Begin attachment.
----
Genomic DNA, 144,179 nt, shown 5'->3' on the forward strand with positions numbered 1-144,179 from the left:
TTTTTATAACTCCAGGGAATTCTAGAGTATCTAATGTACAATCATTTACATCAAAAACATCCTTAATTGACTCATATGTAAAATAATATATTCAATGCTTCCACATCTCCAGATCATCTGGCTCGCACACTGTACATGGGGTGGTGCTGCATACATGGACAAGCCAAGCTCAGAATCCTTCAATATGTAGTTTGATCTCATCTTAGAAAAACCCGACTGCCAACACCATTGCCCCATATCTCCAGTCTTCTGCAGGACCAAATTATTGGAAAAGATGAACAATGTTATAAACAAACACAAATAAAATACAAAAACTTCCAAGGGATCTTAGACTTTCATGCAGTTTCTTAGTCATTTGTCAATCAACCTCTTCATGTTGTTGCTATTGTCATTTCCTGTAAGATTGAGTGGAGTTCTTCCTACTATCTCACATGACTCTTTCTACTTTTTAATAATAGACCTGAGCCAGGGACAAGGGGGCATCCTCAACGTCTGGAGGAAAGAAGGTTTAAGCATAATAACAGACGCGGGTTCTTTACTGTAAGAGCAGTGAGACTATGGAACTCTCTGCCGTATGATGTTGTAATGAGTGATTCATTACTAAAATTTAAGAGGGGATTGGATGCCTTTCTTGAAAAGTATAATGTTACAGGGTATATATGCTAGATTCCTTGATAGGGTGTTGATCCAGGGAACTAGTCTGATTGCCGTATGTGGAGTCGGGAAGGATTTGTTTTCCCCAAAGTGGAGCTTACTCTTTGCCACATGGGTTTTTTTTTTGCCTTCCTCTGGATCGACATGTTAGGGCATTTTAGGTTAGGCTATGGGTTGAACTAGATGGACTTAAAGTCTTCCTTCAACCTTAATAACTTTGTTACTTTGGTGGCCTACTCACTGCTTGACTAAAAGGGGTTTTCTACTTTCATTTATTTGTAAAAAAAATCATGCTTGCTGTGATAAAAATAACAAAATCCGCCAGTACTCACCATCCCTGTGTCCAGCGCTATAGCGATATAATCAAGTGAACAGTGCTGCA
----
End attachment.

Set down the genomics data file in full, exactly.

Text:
Genomic DNA, 144,179 nt, shown 5'->3' on the forward strand with positions numbered 1-144,179 from the left:
TTTTTATAACTCCAGGGAATTCTAGAGTATCTAATGTACAATCATTTACATCAAAAACATCCTTAATTGACTCATATGTAAAATAATATATTCAATGCTTCCACATCTCCAGATCATCTGGCTCGCACACTGTACATGGGGTGGTGCTGCATACATGGACAAGCCAAGCTCAGAATCCTTCAATATGTAGTTTGATCTCATCTTAGAAAAACCCGACTGCCAACACCATTGCCCCATATCTCCAGTCTTCTGCAGGACCAAATTATTGGAAAAGATGAACAATGTTATAAACAAACACAAATAAAATACAAAAACTTCCAAGGGATCTTAGACTTTCATGCAGTTTCTTAGTCATTTGTCAATCAACCTCTTCATGTTGTTGCTATTGTCATTTCCTGTAAGATTGAGTGGAGTTCTTCCTACTATCTCACATGACTCTTTCTACTTTTTAATAATAGACCTGAGCCAGGGACAAGGGGGCATCCTCAACGTCTGGAGGAAAGAAGGTTTAAGCATAATAACAGACGCGGGTTCTTTACTGTAAGAGCAGTGAGACTATGGAACTCTCTGCCGTATGATGTTGTAATGAGTGATTCATTACTAAAATTTAAGAGGGGATTGGATGCCTTTCTTGAAAAGTATAATGTTACAGGGTATATATGCTAGATTCCTTGATAGGGTGTTGATCCAGGGAACTAGTCTGATTGCCGTATGTGGAGTCGGGAAGGATTTGTTTTCCCCAAAGTGGAGCTTACTCTTTGCCACATGGGTTTTTTTTTTGCCTTCCTCTGGATCGACATGTTAGGGCATTTTAGGTTAGGCTATGGGTTGAACTAGATGGACTTAAAGTCTTCCTTCAACCTTAATAACTTTGTTACTTTGGTGGCCTACTCACTGCTTGACTAAAAGGGGTTTTCTACTTTCATTTATTTGTAAAAAAAATCATGCTTGCTGTGATAAAAATAACAAAATCCGCCAGTACTCACCATCCCTGTGTCCAGCGCTATAGCGATATAATCAAGTGAACAGTGCTGCA